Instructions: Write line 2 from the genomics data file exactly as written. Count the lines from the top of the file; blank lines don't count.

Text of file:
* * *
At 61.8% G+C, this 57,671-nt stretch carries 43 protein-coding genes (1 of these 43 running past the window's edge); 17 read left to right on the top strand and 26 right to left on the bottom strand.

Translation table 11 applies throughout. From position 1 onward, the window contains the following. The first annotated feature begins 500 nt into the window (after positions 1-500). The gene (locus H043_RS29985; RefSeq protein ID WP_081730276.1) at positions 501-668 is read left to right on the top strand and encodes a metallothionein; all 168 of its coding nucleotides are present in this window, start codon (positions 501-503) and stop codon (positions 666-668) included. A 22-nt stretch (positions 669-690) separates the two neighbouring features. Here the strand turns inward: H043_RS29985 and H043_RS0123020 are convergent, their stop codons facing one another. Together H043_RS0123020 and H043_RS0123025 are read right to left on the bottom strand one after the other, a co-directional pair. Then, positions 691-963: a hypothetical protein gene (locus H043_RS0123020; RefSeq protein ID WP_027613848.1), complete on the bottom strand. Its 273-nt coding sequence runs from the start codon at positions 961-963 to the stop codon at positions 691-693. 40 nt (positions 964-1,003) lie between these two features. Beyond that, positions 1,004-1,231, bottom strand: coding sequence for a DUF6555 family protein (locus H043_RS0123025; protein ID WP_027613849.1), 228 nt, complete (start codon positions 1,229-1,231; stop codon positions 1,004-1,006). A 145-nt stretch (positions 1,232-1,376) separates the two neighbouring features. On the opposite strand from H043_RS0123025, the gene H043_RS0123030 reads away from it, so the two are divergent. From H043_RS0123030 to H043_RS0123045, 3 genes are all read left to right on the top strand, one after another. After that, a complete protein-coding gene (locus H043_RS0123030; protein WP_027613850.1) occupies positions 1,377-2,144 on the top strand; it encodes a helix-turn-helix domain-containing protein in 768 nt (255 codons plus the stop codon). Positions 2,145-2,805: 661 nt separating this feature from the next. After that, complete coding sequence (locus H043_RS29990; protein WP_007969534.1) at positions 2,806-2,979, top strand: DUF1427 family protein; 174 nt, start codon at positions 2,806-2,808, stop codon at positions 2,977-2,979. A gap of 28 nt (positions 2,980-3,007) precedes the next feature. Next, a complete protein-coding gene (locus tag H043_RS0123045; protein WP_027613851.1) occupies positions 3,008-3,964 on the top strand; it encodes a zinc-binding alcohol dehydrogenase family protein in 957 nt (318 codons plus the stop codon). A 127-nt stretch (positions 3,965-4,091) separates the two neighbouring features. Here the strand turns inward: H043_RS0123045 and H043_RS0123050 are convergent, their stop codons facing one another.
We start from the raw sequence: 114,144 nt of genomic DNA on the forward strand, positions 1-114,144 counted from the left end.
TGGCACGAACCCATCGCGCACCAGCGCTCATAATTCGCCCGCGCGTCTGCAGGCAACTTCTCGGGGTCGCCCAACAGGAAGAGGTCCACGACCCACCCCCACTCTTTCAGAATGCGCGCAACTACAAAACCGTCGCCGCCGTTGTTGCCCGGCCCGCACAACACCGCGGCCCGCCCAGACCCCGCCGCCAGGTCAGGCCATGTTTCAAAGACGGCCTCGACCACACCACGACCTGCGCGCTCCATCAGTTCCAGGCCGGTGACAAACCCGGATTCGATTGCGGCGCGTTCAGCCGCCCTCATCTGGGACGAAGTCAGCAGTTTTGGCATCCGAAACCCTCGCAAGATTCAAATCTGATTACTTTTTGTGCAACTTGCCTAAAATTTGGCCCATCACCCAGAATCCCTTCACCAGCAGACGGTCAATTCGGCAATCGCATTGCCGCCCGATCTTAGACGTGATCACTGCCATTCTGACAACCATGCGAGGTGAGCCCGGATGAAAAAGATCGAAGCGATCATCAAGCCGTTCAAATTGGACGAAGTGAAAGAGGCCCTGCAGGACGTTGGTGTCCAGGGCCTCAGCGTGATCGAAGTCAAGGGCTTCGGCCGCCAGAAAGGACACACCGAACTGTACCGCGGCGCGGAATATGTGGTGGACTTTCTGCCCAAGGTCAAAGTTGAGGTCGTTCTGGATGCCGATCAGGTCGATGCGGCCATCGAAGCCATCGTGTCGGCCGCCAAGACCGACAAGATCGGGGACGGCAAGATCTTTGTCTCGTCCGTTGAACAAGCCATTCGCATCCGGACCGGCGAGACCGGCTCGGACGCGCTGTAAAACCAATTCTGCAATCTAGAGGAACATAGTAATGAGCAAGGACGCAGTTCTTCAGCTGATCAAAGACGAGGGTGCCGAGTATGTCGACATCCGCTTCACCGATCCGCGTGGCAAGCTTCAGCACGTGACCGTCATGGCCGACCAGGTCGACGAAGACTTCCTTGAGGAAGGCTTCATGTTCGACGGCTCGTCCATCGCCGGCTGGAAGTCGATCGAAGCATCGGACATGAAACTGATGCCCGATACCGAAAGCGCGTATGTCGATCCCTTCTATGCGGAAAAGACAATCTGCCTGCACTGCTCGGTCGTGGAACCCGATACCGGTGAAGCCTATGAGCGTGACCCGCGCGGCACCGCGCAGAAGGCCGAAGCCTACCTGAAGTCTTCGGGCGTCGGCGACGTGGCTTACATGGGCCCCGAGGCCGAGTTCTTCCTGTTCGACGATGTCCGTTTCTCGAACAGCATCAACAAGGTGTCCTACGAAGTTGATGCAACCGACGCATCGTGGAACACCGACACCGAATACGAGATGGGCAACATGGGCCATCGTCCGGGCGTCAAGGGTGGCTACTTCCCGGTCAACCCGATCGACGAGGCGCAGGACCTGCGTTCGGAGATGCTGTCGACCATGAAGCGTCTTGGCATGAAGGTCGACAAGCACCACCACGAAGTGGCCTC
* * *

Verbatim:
Translation table 11 applies throughout. From position 1 onward, the window contains the following. The first annotated feature begins 500 nt into the window (after positions 1-500). The gene (locus H043_RS29985; RefSeq protein ID WP_081730276.1) at positions 501-668 is read left to right on the top strand and encodes a metallothionein; all 168 of its coding nucleotides are present in this window, start codon (positions 501-503) and stop codon (positions 666-668) included. A 22-nt stretch (positions 669-690) separates the two neighbouring features. Here the strand turns inward: H043_RS29985 and H043_RS0123020 are convergent, their stop codons facing one another. Together H043_RS0123020 and H043_RS0123025 are read right to left on the bottom strand one after the other, a co-directional pair. Then, positions 691-963: a hypothetical protein gene (locus H043_RS0123020; RefSeq protein ID WP_027613848.1), complete on the bottom strand. Its 273-nt coding sequence runs from the start codon at positions 961-963 to the stop codon at positions 691-693. 40 nt (positions 964-1,003) lie between these two features. Beyond that, positions 1,004-1,231, bottom strand: coding sequence for a DUF6555 family protein (locus H043_RS0123025; protein ID WP_027613849.1), 228 nt, complete (start codon positions 1,229-1,231; stop codon positions 1,004-1,006). A 145-nt stretch (positions 1,232-1,376) separates the two neighbouring features. On the opposite strand from H043_RS0123025, the gene H043_RS0123030 reads away from it, so the two are divergent. From H043_RS0123030 to H043_RS0123045, 3 genes are all read left to right on the top strand, one after another. After that, a complete protein-coding gene (locus H043_RS0123030; protein WP_027613850.1) occupies positions 1,377-2,144 on the top strand; it encodes a helix-turn-helix domain-containing protein in 768 nt (255 codons plus the stop codon). Positions 2,145-2,805: 661 nt separating this feature from the next. After that, complete coding sequence (locus H043_RS29990; protein WP_007969534.1) at positions 2,806-2,979, top strand: DUF1427 family protein; 174 nt, start codon at positions 2,806-2,808, stop codon at positions 2,977-2,979. A gap of 28 nt (positions 2,980-3,007) precedes the next feature. Next, a complete protein-coding gene (locus tag H043_RS0123045; protein WP_027613851.1) occupies positions 3,008-3,964 on the top strand; it encodes a zinc-binding alcohol dehydrogenase family protein in 957 nt (318 codons plus the stop codon). A 127-nt stretch (positions 3,965-4,091) separates the two neighbouring features. Here the strand turns inward: H043_RS0123045 and H043_RS0123050 are convergent, their stop codons facing one another.